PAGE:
Sent from my SM-J727P using Tapatalk

  5. #54
    I'm generally kind of shocked at how meek and reserved the majority of posts are about this... so polite to the point of letting the music suffer?

    I played in the school band for eight years and our conductors actively corrected anyone and everyone, every day, relentlessly, until the music was forged into concert ready state. The result was never hurt feelings or dissolution; it was the development of a universal total confidence that we all knew the music and were performing it to a high standard.

    I have always been rather fearless about fixing the music during rehearsals. It works because of the results. If I heard muddiness and ask the bass player to play his accents on their preceding "and", and suddenly the bass and drums are working together, or ask him to change from jumping through the circle of fifths to chromatic walking during someone's solo... we all just grin with the excitement of making another step toward sounding better. Same kind of thing has happened when I've asked a keyboard player to shift his hands close together during a sax or guitar solo, or a drummer to move his right hand off the snare to the ride cymbal for the same reason. I don't think I've ever been at a rehearsal where I didn't do this numerous times. I've logged 10K hours of stage performance, so I've been to a lot of rehearsals. The reason this works is because the results lead to musicians' confidence in the performance of the music, the best possible thing of all for any musician.

    On stage, it's much more subtle. It all comes from the knowing glance which is below the threshold of audience detection but discernible by another on stage. The positive knowing glance is the one that says, "Nice" or "Nicely done". It is the most immediate and direct way of letting someone know, "I heard that, very nice what you did there".

    The negative knowing glance is not a rebuke; it is a signal that assistance is available. If the bass gets lost, the negative knowing glance says, "I'm downshifting from rootless chords to rooted chords - listen and watch my hands, I'm showing you the way". The important thing is that the negative knowing glance without assistance is worthless; it just raises confusion and fear, and loss of confidence. Helping others out on stage is one of the most musical things you can do, if you can do it right - so that in that moment the one in distress becomes a better musician with new knowledge, new experience, and renewed confidence.
    "Bent my ear to hear the tune and closed my eyes to see."

  6. #55
    We rehearse every Monday night and I’m optimistic that things will move forward but it seems that often we start back at ground zero .
    I don’t mean to be so grim but I do think a rehearsal is the place to improve and fine tune what you already have worked on individually.
    Others in our group seem to think it’s the place to learn the tunes by playing them only at rehearsal and they never even try to get off the book.
    I am trying to figure out how to tactfully remedy this part time player sounding ensemble.If I come off too demanding they seem to push back with furious indolence.
    I hope this stuff is not too far off topic.

  7. #56
    Quote Originally Posted by pauln View Post
    I'm generally kind of shocked at how meek and reserved the majority of posts are about this... so polite to the point of letting the music suffer?

    I played in the school band for eight years and our conductors actively corrected anyone and everyone, every day, relentlessly, until the music was forged into concert ready state. The result was never hurt feelings or dissolution; it was the development of a universal total confidence that we all knew the music and were performing it to a high standard.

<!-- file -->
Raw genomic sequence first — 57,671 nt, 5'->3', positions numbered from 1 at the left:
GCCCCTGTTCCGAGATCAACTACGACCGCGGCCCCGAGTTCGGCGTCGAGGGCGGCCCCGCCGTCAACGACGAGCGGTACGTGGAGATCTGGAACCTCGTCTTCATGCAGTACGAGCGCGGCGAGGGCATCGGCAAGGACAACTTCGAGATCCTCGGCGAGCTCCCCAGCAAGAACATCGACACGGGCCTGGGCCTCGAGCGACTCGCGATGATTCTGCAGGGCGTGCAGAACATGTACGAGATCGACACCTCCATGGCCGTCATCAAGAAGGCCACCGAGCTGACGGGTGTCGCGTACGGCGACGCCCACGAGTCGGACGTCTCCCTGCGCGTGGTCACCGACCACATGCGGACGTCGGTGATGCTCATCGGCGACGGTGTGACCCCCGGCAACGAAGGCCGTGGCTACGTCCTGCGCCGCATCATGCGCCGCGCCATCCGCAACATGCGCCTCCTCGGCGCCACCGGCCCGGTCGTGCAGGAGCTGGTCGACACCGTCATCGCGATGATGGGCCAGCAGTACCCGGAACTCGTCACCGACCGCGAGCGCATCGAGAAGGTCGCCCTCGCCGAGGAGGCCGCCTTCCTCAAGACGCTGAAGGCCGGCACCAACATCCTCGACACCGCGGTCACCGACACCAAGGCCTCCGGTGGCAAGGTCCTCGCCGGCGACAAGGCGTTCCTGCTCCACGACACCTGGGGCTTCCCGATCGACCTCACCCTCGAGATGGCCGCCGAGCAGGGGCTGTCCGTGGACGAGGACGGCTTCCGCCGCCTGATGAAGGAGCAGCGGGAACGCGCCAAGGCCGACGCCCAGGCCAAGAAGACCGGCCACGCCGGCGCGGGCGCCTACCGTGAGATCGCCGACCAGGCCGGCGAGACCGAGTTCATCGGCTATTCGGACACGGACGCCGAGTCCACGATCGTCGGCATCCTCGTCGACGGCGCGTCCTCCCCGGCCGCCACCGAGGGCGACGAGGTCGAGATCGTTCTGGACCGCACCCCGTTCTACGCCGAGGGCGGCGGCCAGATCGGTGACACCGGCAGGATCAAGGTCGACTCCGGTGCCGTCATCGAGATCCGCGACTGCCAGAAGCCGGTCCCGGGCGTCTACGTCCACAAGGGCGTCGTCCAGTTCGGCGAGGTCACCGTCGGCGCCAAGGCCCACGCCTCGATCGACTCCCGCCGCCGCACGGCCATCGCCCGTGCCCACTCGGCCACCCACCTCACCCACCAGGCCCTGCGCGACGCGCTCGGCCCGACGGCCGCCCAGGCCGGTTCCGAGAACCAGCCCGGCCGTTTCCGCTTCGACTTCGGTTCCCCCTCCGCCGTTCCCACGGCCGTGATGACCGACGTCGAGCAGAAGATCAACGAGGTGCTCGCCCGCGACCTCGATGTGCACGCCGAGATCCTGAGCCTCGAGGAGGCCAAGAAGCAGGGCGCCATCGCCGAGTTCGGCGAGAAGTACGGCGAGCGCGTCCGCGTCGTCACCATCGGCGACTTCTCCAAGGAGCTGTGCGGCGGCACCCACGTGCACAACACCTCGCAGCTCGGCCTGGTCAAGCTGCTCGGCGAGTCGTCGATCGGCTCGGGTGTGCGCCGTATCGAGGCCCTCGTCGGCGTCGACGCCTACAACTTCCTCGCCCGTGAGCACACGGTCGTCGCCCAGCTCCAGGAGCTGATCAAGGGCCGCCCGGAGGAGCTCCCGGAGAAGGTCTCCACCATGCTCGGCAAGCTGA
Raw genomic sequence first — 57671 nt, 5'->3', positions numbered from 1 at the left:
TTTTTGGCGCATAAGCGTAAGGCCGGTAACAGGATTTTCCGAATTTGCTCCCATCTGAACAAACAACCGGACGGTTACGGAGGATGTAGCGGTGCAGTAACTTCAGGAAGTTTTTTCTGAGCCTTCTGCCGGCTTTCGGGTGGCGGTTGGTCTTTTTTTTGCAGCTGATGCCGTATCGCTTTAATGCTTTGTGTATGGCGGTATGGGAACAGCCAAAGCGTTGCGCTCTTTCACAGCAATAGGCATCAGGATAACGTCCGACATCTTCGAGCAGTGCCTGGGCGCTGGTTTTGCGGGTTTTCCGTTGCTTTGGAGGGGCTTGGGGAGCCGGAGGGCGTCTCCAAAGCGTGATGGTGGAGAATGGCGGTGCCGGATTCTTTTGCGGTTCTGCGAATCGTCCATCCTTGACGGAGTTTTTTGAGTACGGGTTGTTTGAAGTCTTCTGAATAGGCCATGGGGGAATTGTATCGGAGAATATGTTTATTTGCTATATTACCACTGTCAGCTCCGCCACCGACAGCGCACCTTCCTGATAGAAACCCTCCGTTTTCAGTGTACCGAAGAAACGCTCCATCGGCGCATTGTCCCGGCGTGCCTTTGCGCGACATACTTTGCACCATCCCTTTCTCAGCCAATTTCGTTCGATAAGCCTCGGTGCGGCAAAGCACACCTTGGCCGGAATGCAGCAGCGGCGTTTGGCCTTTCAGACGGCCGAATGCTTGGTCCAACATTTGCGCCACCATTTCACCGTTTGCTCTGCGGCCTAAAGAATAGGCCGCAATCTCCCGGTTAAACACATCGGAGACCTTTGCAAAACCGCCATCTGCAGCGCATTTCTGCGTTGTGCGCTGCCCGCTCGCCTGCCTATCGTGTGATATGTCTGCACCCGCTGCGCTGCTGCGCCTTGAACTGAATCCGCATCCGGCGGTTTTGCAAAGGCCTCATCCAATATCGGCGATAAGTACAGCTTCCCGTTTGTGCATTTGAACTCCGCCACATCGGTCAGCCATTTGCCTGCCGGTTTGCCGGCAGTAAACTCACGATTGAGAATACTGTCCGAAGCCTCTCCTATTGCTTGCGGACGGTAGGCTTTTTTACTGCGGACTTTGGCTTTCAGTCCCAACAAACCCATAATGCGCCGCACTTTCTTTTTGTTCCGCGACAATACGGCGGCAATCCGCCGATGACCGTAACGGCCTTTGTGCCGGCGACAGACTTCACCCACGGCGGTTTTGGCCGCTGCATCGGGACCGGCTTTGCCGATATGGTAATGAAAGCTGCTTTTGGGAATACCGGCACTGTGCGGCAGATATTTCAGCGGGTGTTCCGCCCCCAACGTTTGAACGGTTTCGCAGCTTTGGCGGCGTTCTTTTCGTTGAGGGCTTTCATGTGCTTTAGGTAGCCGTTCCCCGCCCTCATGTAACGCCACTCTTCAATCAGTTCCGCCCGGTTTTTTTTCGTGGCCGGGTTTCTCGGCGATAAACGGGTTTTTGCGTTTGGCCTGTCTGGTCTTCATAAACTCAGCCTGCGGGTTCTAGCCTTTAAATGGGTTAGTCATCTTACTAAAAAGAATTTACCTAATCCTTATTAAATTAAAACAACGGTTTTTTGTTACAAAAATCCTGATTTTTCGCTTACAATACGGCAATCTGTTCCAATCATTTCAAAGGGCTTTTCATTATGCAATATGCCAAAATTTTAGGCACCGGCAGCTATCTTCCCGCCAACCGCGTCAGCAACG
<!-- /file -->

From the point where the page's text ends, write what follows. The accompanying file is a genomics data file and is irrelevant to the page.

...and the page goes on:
I have always been rather fearless about fixing the music during rehearsals. It works because of the results. If I heard muddiness and ask the bass player to play his accents on their preceding "and", and suddenly the bass and drums are working together, or ask him to change from jumping through the circle of fifths to chromatic walking during someone's solo... we all just grin with the excitement of making another step toward sounding better. Same kind of thing has happened when I've asked a keyboard player to shift his hands close together during a sax or guitar solo, or a drummer to move his right hand off the snare to the ride cymbal for the same reason. I don't think I've ever been at a rehearsal where I didn't do this numerous times. I've logged 10K hours of stage performance, so I've been to a lot of rehearsals. The reason this works is because the results lead to musicians' confidence in the performance of the music, the best possible thing of all for any musician.

    On stage, it's much more subtle. It all comes from the knowing glance which is below the threshold of audience detection but discernible by another on stage. The positive knowing glance is the one that says, "Nice" or "Nicely done". It is the most immediate and direct way of letting someone know, "I heard that, very nice what you did there".

    The negative knowing glance is not a rebuke; it is a signal that assistance is available. If the bass gets lost, the negative knowing glance says, "I'm downshifting from rootless chords to rooted chords - listen and watch my hands, I'm showing you the way". The important thing is that the negative knowing glance without assistance is worthless; it just raises confusion and fear, and loss of confidence. Helping others out on stage is one of the most musical things you can do, if you can do it right - so that in that moment the one in distress becomes a better musician with new knowledge, new experience, and renewed confidence.
    Good stuff btw!

  8. #57
    I play in a rehearsal band and I run one.

    This may be a little off topic, but maybe the topic has been drifting towards this.

    I don't call it a rehearsal band and I volunteer that it isn't a jam.

    I use the term "workshop". I tell players that the idea is to try to play some difficult music and support each other as we try to nail the tunes.

    I have a home stereo that can be plugged into a headphone jack on a phone, so that we can listen to recordings.